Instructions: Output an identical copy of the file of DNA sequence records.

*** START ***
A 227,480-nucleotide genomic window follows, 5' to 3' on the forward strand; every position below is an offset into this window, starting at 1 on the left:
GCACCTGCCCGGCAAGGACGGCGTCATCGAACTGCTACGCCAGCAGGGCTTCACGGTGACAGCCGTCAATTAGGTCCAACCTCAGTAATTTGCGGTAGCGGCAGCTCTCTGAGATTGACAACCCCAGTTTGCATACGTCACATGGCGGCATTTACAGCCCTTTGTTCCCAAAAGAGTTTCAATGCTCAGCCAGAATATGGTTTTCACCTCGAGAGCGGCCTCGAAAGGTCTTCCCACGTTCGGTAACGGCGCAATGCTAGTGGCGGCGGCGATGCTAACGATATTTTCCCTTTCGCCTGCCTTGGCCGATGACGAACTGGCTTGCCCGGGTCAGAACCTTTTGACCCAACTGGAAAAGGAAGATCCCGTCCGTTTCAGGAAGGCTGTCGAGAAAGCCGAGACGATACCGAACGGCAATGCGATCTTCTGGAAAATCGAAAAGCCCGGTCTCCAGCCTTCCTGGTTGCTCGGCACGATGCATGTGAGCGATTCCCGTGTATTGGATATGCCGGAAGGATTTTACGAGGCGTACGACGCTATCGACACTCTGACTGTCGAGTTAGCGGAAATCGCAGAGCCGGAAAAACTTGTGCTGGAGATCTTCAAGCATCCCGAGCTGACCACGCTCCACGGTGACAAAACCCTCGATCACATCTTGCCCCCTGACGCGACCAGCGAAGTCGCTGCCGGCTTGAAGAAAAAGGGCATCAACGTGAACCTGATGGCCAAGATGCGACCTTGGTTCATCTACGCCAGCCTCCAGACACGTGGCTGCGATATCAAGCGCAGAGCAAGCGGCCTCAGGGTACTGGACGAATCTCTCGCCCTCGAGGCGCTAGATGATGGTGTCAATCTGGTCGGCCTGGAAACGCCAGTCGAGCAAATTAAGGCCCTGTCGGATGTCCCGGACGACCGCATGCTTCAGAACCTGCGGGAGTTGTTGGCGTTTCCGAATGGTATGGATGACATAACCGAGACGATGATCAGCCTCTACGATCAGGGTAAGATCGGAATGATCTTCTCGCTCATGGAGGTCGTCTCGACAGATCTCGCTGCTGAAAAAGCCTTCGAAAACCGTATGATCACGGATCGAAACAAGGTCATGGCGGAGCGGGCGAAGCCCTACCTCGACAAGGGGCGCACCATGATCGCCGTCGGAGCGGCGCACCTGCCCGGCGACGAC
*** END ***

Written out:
A 227,480-nucleotide genomic window follows, 5' to 3' on the forward strand; every position below is an offset into this window, starting at 1 on the left:
GCACCTGCCCGGCAAGGACGGCGTCATCGAACTGCTACGCCAGCAGGGCTTCACGGTGACAGCCGTCAATTAGGTCCAACCTCAGTAATTTGCGGTAGCGGCAGCTCTCTGAGATTGACAACCCCAGTTTGCATACGTCACATGGCGGCATTTACAGCCCTTTGTTCCCAAAAGAGTTTCAATGCTCAGCCAGAATATGGTTTTCACCTCGAGAGCGGCCTCGAAAGGTCTTCCCACGTTCGGTAACGGCGCAATGCTAGTGGCGGCGGCGATGCTAACGATATTTTCCCTTTCGCCTGCCTTGGCCGATGACGAACTGGCTTGCCCGGGTCAGAACCTTTTGACCCAACTGGAAAAGGAAGATCCCGTCCGTTTCAGGAAGGCTGTCGAGAAAGCCGAGACGATACCGAACGGCAATGCGATCTTCTGGAAAATCGAAAAGCCCGGTCTCCAGCCTTCCTGGTTGCTCGGCACGATGCATGTGAGCGATTCCCGTGTATTGGATATGCCGGAAGGATTTTACGAGGCGTACGACGCTATCGACACTCTGACTGTCGAGTTAGCGGAAATCGCAGAGCCGGAAAAACTTGTGCTGGAGATCTTCAAGCATCCCGAGCTGACCACGCTCCACGGTGACAAAACCCTCGATCACATCTTGCCCCCTGACGCGACCAGCGAAGTCGCTGCCGGCTTGAAGAAAAAGGGCATCAACGTGAACCTGATGGCCAAGATGCGACCTTGGTTCATCTACGCCAGCCTCCAGACACGTGGCTGCGATATCAAGCGCAGAGCAAGCGGCCTCAGGGTACTGGACGAATCTCTCGCCCTCGAGGCGCTAGATGATGGTGTCAATCTGGTCGGCCTGGAAACGCCAGTCGAGCAAATTAAGGCCCTGTCGGATGTCCCGGACGACCGCATGCTTCAGAACCTGCGGGAGTTGTTGGCGTTTCCGAATGGTATGGATGACATAACCGAGACGATGATCAGCCTCTACGATCAGGGTAAGATCGGAATGATCTTCTCGCTCATGGAGGTCGTCTCGACAGATCTCGCTGCTGAAAAAGCCTTCGAAAACCGTATGATCACGGATCGAAACAAGGTCATGGCGGAGCGGGCGAAGCCCTACCTCGACAAGGGGCGCACCATGATCGCCGTCGGAGCGGCGCACCTGCCCGGCGACGAC